This lucky devil has become the “queer.” Now the only goal of the rest of the boys is to “smear”—i.e. tackle, pile on, and beat the holy hell out of—the queer. What’s more, the primary goal for the boy with the ball is to hang onto the ball and endure as much punishment as possible. There is no other reward for the queer other than getting crushed beneath a squirming mass of boys. Don’t you just love a game that is both homophobic and homoerotic at the same time? Eventually the ball is given up. Another lad dashes by to yank it and, viola, a new queer is born. Smear the Queer has no system of scoring. It is not a game you can win. The only purpose of the game was to explore your awakening bigotry.
So no, I didn’t care much for sports. Had you met my thinner, teenage self, he would have told you that sports are nothing more than a mindless, brutish distraction. Of course, while I said that, I would have been wearing a snug turtleneck and matching black beret, and sipping espresso from a cup that apparently came from Barbie’s Dream House. Once the day came when the espresso ran dry, the turtlenecks shrunk in the wash, and a girl scout made fun of my beret, I realized that to get along in this world I needed to at least have a fake interest in sports.
By piecing together sound bites from sports-recap shows, I patched together a sort of pidgin sports talk. I’d catch a game now and then; maybe glean something from the commentators. I knew just enough to get me in trouble. One day, armed with a couple key phrases pulled from SportsCenter, I initiated sports talk with a coworker.
“Hey,” I said, “that Johnny Damon had a hell of a grand slam the other night.”
To which my conversation partner replied, “Oh yeah, Damon’s come a long way since hitting .149 with a .568 slugging percentage back in the Gulf Coast League, right?”
To which I replied, “Um. He has pretty hair.”
When happening upon a scene of guys watching a game, I boldly and fool-heartedly broke out my sports talk, sounding like a 19th-century English dandy: My word, what is this, my good fellows? Could this be a game of footing-ball? Why, I could watch footing-ball for a fortnight. What a ballyhoo! Did you just witness how that green-helmeted gentleman just sacked that red-helmeted gentleman? That must be good for me, for I have followed the doings of the green-helmeted gentlemen ever since my days at preparatory school. It is my sincerest wish they succeed in overcoming those reds or I’ll have to cry into my kerchief.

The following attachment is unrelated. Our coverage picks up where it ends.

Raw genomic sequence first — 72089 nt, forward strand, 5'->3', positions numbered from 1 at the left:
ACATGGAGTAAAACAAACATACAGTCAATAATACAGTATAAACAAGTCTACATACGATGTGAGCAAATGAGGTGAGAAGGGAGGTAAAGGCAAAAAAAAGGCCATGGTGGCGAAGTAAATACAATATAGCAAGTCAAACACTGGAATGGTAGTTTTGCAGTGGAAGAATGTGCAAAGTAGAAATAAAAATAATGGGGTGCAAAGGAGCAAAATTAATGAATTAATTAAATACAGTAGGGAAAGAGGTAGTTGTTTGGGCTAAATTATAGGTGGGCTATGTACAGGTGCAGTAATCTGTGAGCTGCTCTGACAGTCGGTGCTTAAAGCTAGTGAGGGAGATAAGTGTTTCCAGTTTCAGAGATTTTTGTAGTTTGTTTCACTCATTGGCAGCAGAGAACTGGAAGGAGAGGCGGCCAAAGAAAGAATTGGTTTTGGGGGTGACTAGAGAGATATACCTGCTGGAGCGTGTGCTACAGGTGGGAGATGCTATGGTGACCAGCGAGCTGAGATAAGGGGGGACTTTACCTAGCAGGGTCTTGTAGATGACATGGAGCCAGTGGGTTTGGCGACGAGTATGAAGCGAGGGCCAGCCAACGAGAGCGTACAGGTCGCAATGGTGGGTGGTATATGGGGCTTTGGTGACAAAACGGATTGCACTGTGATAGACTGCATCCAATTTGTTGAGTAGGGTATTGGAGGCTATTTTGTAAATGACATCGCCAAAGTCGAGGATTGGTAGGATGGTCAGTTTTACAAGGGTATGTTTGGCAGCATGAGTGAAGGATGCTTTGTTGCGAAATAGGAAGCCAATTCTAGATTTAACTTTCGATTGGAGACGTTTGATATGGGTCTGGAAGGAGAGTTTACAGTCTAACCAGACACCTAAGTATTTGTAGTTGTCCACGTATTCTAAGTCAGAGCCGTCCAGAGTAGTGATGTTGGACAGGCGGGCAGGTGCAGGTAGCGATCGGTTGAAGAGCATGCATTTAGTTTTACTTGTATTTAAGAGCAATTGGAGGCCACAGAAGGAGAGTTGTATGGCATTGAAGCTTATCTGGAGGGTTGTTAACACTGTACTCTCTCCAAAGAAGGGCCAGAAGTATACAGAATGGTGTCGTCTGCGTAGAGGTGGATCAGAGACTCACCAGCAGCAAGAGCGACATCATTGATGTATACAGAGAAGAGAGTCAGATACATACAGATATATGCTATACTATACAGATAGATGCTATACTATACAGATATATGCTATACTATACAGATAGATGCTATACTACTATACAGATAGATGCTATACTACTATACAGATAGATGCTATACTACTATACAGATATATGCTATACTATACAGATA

It may sound like I have brain damage when I talk about sports, but a funny thing happened while faking interest in them: I developed actual interest in them. Beneath the statistics, jargon, and convoluted rules, there is something at the core of sports that attracts me: passion without consequence. Sports fanaticism is a kind of real world Valhalla where Packers fans and Bears fans can come together and vicariously beat the living tar out of each other. The winners rejoice like they actually accomplished something, and the losers grow back limbs and heal their wounds in time for next Sunday. Plus, is there anything more relaxing than watching other people work hard?
So if I come to your house to watch a game, please do not judge me too harshly. For are we not both engaged in that time-honored tradition of watching stuff instead of doing stuff? That, I believe, is a language we can all understand.